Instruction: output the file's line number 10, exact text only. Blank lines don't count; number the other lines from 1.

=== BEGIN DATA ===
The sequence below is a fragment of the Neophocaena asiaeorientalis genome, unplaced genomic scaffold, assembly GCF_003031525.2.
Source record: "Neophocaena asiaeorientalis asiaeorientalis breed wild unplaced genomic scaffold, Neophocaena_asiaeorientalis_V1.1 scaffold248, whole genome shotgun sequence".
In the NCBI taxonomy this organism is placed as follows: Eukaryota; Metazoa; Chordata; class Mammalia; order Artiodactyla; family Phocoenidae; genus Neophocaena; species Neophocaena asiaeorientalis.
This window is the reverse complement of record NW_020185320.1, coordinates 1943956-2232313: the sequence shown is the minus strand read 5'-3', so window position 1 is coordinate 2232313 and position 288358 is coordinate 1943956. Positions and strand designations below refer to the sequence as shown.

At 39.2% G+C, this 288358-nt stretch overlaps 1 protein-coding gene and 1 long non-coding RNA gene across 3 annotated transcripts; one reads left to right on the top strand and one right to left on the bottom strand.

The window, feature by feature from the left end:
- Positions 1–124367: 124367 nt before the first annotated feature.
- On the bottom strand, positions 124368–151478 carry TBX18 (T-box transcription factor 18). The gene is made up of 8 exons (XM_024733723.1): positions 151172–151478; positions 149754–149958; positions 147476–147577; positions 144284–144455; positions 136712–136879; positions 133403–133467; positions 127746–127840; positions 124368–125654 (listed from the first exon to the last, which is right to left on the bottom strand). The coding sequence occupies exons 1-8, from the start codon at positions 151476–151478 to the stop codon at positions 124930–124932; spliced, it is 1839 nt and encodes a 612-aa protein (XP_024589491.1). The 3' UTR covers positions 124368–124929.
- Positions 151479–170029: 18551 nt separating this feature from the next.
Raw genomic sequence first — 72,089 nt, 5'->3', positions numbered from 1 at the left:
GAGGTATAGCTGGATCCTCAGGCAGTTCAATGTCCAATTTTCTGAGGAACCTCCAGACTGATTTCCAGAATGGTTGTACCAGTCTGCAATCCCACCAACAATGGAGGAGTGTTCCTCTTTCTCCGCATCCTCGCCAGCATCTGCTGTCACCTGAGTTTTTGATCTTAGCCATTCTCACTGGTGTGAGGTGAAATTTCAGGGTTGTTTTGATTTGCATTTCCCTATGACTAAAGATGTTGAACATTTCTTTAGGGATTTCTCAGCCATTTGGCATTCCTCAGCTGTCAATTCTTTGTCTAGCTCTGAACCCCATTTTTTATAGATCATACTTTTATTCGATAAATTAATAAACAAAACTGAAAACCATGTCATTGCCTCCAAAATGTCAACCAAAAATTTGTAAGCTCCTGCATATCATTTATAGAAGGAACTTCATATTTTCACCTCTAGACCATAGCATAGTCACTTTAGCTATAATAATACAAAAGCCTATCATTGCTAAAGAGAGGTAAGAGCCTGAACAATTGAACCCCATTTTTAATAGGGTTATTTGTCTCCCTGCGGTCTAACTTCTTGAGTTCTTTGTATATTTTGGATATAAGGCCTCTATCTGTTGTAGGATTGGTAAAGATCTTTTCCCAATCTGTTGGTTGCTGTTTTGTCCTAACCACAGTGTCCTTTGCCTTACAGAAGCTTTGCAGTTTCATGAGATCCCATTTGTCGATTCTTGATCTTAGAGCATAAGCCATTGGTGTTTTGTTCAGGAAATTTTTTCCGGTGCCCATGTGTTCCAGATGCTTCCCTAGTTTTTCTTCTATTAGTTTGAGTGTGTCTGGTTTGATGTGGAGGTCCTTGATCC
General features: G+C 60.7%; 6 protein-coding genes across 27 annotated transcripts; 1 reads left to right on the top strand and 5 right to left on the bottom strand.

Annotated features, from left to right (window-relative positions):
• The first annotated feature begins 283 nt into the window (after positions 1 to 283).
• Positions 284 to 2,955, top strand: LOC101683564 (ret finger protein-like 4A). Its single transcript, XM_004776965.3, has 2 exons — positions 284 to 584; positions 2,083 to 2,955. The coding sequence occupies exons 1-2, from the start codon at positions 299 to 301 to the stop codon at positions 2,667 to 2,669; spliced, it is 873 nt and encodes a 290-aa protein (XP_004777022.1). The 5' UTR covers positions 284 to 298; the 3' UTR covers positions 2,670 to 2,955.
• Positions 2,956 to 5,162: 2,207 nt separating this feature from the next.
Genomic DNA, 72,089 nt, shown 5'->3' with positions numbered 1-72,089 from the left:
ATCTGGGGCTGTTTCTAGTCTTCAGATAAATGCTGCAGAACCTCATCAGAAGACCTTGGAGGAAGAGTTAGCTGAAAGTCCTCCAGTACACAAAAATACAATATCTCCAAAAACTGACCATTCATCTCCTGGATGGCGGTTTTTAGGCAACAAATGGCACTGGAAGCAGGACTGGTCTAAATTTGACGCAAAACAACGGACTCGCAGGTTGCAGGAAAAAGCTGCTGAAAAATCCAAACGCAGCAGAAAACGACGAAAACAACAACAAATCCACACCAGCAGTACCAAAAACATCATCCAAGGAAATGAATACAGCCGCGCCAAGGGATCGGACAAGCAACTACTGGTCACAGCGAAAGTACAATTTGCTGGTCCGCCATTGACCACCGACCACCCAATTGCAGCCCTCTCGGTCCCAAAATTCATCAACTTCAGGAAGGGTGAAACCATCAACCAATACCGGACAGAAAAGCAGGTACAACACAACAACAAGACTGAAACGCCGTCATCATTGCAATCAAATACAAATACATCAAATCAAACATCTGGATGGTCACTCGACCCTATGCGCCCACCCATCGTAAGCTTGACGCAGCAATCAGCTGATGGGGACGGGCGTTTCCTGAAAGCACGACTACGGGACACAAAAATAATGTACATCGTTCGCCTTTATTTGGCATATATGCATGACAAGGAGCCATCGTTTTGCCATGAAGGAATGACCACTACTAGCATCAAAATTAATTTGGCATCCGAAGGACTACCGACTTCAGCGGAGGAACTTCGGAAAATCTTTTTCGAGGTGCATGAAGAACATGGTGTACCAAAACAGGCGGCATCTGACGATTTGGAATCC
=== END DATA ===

Raw genomic sequence first — 72,089 nt, 5'->3', positions numbered from 1 at the left: